In our race to conquer more land, we have reclaimed them as pasture for our livestock or as the land for agriculture, or building. In the last century, half of the world marshes were drained. We know neither their riches nor their roles.
All living matters are linked. Water, air, soil, trees. The world’s magic is right in front of our eyes.
Trees breath ground water into the atmosphere as light mist. The forest provides the humidity that is necessary for life. They store carbon, containing more than all the earth’s atmosphere. They are the cornerstone of the climatic balance of which we all depend.
The trees of the primary forest provide a habitat for three quarters of the planet’s biodiversity. That’s to say of all life on earth. These forests provide remedies that cure us. The substances secreted by these plants could be recognized by our bodies. Our cells talk the same language. We are from the same family. But in barely 40 years, the world’s largest rain forest, the amazon, has been reduced by 20 %. The forest gives away to the cattle ranchers or soybean farms. 95% of the soybeans are used to feed livestock and poultry in Europe and Asia. And so forest is turned into meat.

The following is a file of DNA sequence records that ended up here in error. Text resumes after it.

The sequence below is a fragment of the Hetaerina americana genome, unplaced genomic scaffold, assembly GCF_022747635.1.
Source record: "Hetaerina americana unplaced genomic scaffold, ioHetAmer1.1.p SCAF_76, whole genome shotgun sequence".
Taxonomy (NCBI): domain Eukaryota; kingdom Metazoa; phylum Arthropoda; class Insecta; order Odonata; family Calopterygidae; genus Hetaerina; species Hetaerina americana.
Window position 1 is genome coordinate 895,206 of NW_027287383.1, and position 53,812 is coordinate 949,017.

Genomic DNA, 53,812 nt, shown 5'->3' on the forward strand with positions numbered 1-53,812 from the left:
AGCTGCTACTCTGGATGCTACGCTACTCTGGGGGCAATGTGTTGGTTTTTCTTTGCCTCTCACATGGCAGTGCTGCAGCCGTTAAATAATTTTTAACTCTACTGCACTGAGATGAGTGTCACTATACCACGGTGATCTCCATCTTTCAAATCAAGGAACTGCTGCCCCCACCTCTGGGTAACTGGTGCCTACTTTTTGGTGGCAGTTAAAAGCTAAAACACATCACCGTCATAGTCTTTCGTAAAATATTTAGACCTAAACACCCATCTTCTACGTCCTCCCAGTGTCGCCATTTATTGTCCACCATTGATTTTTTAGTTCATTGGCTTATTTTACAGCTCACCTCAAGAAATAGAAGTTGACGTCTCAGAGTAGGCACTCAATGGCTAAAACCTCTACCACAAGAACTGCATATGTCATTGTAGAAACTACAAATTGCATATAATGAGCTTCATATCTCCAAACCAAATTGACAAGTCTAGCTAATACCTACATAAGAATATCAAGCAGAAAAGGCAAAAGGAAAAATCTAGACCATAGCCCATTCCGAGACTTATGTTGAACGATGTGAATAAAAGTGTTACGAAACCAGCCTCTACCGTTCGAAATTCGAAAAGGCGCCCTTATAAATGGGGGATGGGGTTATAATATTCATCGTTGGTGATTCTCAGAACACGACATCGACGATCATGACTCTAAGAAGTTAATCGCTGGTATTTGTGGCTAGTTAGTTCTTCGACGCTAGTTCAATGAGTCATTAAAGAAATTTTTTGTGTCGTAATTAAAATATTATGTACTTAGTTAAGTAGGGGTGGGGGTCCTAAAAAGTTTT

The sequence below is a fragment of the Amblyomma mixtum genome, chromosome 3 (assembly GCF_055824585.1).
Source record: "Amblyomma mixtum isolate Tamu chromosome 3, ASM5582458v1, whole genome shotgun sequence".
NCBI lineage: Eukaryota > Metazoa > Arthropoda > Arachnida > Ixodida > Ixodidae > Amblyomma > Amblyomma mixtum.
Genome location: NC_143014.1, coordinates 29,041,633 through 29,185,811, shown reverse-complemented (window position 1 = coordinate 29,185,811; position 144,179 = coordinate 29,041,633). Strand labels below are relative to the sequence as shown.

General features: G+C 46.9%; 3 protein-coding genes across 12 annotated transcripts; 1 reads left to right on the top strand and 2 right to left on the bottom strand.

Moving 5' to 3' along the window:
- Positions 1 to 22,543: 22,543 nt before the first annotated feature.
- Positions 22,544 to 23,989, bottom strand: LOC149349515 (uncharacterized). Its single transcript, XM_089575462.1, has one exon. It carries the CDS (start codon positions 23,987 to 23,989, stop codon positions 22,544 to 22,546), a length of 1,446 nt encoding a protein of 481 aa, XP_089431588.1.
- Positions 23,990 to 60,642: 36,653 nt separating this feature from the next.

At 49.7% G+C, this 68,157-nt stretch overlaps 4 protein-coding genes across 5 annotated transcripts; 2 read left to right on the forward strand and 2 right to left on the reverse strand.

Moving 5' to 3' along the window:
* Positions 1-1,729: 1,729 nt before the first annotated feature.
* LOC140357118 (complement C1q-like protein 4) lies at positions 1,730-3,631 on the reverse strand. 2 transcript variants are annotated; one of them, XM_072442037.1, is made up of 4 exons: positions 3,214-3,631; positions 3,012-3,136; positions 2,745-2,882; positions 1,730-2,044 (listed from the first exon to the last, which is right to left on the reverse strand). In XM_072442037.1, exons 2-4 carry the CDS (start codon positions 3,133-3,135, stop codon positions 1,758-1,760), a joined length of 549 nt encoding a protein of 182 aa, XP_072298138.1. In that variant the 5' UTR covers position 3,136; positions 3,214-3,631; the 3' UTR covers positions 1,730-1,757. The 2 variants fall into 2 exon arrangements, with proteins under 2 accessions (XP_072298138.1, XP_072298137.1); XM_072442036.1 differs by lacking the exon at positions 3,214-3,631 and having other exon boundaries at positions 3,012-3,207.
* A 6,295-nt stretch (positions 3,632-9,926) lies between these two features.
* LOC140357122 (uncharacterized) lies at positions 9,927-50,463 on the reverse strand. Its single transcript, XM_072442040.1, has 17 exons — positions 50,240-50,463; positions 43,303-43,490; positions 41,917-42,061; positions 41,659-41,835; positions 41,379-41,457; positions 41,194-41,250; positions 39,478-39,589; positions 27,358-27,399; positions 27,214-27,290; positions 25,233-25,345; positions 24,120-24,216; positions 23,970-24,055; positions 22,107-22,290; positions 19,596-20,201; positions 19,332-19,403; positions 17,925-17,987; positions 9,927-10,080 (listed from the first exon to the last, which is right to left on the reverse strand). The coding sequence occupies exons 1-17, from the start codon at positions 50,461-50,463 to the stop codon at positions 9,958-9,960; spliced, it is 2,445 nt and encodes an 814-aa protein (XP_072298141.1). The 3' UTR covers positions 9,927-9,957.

The clock of climate change is ticking in these magnificent landscapes. Here in Siberia and elsewhere across the globe, it is so cold that the ground is constantly frozen. It’s known as permafrost. Under it’s surface lies the climatic time bomb, methane, a greenhouse gas 20 times more powerful than carbon dioxide. If the permafrost melts, the methane released could cause the greenhouse effect to race out of control with consequences no one could predict. You would literally be in unknown territory.
Humanity has no more than 10 year to reverse the trend and avoid crossing into this territory.
Life on earth as we have never known.